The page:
23andMe under fire after failing to detect cyberattack for five months

Company has blamed customers for data breach

clock • 2 min read
23andMe under fire after failing to detect cyberattack for five months

Genetic testing company 23andMe is facing intensified scrutiny after revealing that it failed to detect malicious activity on its platform for a five-month period, allowing attackers to infiltrate user accounts.

23andMe, a US biotechnology and genomics firm, provides genetic testing services to customers, send them a comprehensive report on their ancestry and genetic predispositions.

In a series of data breach notifications submitted to California's attorney general, 23andMe said the attackers employed credential stuffing techniques between 29th April and 27th September 2023, compromising user accounts without detection.

The breach was only uncovered in October when hackers advertised the stolen data online, including on an unofficial subreddit dedicated to the company and a notorious hacking forum.

It was later found that the hackers had also advertised the stolen data on another hacking forum months earlier in August, underscoring the failure of 23andMe's security protocols.

While the exact scope of the breach remains unclear, 23andMe previously acknowledged that approximately 14,000 accounts were breached, affecting users who had enabled the DNA Relatives feature and ultimately exposing 6.9 million individuals' data.

DNA Relatives enables any account holder to search for potential genetic matches, regardless of how distant they may be. Users have the option to voluntarily share their information through DNA Relatives for others to access.

The recent breach notifications outlined the types of data that may have been compromised, which includes basic profile information such as last login date, relationship labels, predicted relationships, percentage of DNA shared, and account display names.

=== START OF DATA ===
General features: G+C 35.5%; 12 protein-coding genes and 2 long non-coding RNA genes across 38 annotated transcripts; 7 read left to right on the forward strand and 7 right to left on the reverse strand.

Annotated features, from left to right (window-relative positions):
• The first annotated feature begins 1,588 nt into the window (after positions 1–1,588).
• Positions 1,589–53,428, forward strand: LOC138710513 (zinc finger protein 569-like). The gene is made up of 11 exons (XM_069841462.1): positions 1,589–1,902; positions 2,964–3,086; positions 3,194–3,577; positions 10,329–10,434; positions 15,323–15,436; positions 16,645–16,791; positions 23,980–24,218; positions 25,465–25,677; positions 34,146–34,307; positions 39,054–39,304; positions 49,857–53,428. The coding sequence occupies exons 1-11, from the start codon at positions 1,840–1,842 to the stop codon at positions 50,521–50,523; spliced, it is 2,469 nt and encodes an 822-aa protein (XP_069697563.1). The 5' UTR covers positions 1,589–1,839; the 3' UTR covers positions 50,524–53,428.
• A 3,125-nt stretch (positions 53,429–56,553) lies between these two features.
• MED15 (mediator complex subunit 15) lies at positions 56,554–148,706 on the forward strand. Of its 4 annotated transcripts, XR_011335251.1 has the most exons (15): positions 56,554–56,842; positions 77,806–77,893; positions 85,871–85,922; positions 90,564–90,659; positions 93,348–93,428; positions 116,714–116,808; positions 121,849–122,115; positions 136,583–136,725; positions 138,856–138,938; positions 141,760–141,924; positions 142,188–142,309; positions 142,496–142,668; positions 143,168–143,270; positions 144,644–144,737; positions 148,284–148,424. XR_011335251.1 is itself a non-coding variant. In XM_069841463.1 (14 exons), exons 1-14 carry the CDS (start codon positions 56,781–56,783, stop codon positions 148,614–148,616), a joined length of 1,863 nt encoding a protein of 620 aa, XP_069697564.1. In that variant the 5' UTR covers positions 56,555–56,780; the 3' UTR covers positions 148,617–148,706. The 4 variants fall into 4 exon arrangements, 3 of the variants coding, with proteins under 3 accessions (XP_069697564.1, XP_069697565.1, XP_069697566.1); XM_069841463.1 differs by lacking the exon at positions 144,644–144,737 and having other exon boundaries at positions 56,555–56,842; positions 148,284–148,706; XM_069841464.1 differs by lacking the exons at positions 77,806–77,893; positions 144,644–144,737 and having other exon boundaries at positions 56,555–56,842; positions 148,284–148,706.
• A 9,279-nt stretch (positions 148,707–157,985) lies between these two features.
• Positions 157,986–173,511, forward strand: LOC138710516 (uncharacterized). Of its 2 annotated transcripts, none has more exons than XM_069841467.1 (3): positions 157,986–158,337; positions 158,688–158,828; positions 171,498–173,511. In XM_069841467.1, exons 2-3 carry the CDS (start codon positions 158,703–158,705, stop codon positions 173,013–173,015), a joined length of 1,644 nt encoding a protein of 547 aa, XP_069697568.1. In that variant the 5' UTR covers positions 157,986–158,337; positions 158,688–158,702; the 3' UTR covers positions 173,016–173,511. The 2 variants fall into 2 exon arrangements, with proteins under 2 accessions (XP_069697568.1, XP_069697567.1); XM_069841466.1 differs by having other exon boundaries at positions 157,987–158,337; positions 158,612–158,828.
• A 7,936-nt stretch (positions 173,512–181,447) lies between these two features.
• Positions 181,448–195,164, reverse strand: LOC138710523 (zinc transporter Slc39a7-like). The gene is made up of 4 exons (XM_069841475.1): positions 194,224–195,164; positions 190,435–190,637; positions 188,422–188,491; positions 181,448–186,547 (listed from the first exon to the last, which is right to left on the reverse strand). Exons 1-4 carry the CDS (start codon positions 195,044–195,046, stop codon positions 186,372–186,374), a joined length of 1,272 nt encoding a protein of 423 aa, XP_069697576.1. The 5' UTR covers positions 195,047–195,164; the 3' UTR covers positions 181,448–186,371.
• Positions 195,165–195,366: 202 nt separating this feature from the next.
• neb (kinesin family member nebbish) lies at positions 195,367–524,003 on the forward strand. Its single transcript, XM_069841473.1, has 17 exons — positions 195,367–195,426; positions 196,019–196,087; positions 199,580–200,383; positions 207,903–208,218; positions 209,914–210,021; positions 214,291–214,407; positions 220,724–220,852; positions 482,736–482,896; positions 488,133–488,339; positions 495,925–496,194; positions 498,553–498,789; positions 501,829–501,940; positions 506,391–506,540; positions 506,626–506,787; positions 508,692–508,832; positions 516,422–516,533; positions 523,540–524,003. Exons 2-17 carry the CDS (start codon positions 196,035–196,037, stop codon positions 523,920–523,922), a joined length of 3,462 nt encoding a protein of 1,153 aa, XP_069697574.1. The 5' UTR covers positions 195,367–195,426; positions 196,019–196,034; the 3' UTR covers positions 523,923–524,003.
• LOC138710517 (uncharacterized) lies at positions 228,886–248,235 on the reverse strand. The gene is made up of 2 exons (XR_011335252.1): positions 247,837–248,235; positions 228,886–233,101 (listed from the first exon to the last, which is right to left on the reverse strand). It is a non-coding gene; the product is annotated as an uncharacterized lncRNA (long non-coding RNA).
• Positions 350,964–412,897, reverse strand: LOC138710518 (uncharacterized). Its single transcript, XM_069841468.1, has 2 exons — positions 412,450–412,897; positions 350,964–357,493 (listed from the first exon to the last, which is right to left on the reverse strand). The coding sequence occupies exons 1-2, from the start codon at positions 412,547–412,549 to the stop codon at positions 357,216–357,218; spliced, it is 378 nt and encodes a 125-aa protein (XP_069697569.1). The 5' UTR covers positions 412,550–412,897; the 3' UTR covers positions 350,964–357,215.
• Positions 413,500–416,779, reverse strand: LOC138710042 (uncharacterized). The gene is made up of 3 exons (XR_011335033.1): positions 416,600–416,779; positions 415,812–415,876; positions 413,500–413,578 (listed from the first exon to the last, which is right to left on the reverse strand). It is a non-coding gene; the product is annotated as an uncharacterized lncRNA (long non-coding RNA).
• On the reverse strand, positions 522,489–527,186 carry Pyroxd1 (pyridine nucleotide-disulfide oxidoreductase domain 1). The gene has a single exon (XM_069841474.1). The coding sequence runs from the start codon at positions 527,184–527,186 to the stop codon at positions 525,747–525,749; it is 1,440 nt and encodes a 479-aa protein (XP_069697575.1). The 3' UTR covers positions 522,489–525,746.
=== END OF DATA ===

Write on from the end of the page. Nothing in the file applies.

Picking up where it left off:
Users who opted to share additional information with DNA matches, including ancestry reports, matching DNA segments, location, family trees and personal bios, may also have had this data exposed.

While credential stuffing attacks can be challenging to detect, critics argue that 23andMe's delayed implementation of two-factor authentication (2FA), which it didn't roll out until November, after discovering the breach, indicates poor security protocols.

Customers affected by the breach have launched class action lawsuits against 23andMe in both the United States and Canada.

The company has defended its stance, attributing the breach to user negligence and maintaining that it upheld reasonable security measures under the California Privacy Rights Act.

In letters sent to lawyers representing breach victims, 23andMe reiterated its position, claiming that users were responsible for the breach due to their failure to update compromised login credentials.

In an attempt to mitigate legal repercussions, the company updated its Terms of Use on 30th November, introducing a new 60-day dispute resolution period. The changes make it more difficult for customers to join class action lawsuits by requiring disputes to be resolved through individual arbitration.

While 23andMe claims these changes were made to streamline the arbitration process and enhance customer understanding, they also serve to protect the company from accountability and limit the legal options available to affected individuals.

Legal experts have criticised these manoeuvres as "cynical" and "self-serving."

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